After only two games in its inaugural season, the four-team Spring Football League suspended its operations, owing largely to microscopic attendance. But you have to admire Houston investment banker and restaurateur Mark Rice, who owns the league's Houston Marshals franchise (which went a heady 2-0) as well as the three other teams. Rice, chairman of the SFL Board of Governors, apparently plans to press forward next spring (according to the league Web site), expanding the league to eight teams and finding owners for all but the Marshals, which he'll retain. Just how they'll pitch the league remains to be seen, because this year's concept -- combining minor-league football with appearances by former NFL players and concerts by such high-profile bands as Kool & The Gang and the O'Jays -- attracted little interest. Given the legacy of spring football failures, Rice probably will have to toss a bunch more money down the chute to take the field in 2001. Power to him.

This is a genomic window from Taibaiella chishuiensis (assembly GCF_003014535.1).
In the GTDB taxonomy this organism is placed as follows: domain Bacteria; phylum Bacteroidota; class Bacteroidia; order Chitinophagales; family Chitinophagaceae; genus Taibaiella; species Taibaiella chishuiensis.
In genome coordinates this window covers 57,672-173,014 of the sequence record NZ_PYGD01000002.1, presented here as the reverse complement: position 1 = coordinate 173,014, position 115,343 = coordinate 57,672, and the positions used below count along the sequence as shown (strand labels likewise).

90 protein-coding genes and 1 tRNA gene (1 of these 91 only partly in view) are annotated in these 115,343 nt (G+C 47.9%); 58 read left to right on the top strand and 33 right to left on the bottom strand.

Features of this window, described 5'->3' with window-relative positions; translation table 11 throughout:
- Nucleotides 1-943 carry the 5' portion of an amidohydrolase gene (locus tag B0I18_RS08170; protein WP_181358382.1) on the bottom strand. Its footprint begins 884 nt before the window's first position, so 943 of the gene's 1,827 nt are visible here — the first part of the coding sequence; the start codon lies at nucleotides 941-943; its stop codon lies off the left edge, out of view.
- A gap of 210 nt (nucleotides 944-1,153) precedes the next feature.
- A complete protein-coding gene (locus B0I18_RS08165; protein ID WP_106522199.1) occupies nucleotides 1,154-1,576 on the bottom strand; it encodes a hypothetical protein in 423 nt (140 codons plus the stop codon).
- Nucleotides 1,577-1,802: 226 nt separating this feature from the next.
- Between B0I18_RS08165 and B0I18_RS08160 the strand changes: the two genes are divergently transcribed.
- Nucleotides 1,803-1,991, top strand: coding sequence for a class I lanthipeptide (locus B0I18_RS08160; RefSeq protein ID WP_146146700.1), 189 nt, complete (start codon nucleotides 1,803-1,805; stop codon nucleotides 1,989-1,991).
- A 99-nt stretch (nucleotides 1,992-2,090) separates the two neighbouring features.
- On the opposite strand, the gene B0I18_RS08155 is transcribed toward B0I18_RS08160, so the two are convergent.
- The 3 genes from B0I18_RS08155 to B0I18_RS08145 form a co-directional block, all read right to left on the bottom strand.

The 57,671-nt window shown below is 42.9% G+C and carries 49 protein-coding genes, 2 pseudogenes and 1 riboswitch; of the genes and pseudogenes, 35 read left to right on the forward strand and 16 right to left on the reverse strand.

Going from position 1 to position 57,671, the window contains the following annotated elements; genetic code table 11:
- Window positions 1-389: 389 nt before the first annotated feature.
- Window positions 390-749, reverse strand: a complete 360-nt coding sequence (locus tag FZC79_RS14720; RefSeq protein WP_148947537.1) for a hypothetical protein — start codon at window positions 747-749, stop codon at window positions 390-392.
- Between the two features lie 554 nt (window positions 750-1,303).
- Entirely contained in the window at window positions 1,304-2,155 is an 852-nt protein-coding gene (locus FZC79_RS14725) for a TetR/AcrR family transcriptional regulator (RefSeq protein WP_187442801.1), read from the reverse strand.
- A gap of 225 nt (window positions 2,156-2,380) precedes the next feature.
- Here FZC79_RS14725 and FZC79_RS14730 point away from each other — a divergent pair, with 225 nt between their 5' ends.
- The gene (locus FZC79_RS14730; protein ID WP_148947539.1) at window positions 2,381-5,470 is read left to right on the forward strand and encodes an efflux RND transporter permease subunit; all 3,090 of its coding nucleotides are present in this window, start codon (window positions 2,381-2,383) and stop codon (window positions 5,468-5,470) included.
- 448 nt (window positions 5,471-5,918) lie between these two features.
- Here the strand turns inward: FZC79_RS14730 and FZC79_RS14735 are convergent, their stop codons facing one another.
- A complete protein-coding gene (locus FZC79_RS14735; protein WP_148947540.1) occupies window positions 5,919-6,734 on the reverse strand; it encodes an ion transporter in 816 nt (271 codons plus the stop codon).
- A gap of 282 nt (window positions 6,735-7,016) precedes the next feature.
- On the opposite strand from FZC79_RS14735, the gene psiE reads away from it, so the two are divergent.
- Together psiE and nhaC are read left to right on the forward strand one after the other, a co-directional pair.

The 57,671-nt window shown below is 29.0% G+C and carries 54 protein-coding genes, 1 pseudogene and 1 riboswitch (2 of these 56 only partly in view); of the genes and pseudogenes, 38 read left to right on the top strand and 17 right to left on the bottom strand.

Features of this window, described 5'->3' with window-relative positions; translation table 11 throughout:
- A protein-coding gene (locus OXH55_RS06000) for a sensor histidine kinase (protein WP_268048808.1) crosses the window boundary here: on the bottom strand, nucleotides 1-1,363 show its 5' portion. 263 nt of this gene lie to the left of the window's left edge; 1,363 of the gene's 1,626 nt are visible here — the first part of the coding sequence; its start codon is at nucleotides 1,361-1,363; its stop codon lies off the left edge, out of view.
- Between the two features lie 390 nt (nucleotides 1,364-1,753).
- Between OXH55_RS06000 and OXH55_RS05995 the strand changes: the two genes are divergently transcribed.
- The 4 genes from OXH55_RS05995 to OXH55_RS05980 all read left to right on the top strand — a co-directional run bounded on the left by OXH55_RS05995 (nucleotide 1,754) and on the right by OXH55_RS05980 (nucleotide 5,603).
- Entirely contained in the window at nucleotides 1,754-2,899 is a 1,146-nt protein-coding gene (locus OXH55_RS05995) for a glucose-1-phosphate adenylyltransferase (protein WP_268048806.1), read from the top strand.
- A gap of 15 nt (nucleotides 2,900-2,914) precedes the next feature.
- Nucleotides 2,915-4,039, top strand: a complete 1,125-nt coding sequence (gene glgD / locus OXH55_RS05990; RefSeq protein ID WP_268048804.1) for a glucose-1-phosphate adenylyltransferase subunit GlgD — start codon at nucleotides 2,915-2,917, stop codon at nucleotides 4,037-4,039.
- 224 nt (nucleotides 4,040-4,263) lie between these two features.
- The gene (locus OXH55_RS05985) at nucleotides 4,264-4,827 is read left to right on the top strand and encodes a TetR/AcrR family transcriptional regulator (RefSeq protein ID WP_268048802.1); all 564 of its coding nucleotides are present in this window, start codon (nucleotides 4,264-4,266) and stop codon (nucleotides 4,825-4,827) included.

After only two games in its inaugural season, the four-team Spring Football League suspended its operations, owing largely to microscopic attendance. But you have to admire Houston investment banker and restaurateur Mark Rice, who owns the league's Houston Marshals franchise (which went a heady 2-0) as well as the three other teams. Rice, chairman of the SFL Board of Governors, apparently plans to press forward next spring (according to the league Web site), expanding the league to eight teams and finding owners for all but the Marshals, which he'll retain. Just how they'll pitch the league remains to be seen, because this year's concept -- combining minor-league football with appearances by former NFL players and concerts by such high-profile bands as Kool & The Gang and the O'Jays -- attracted little interest. Given the legacy of spring football failures, Rice probably will have to toss a bunch more money down the chute to take the field in 2001. Power to him.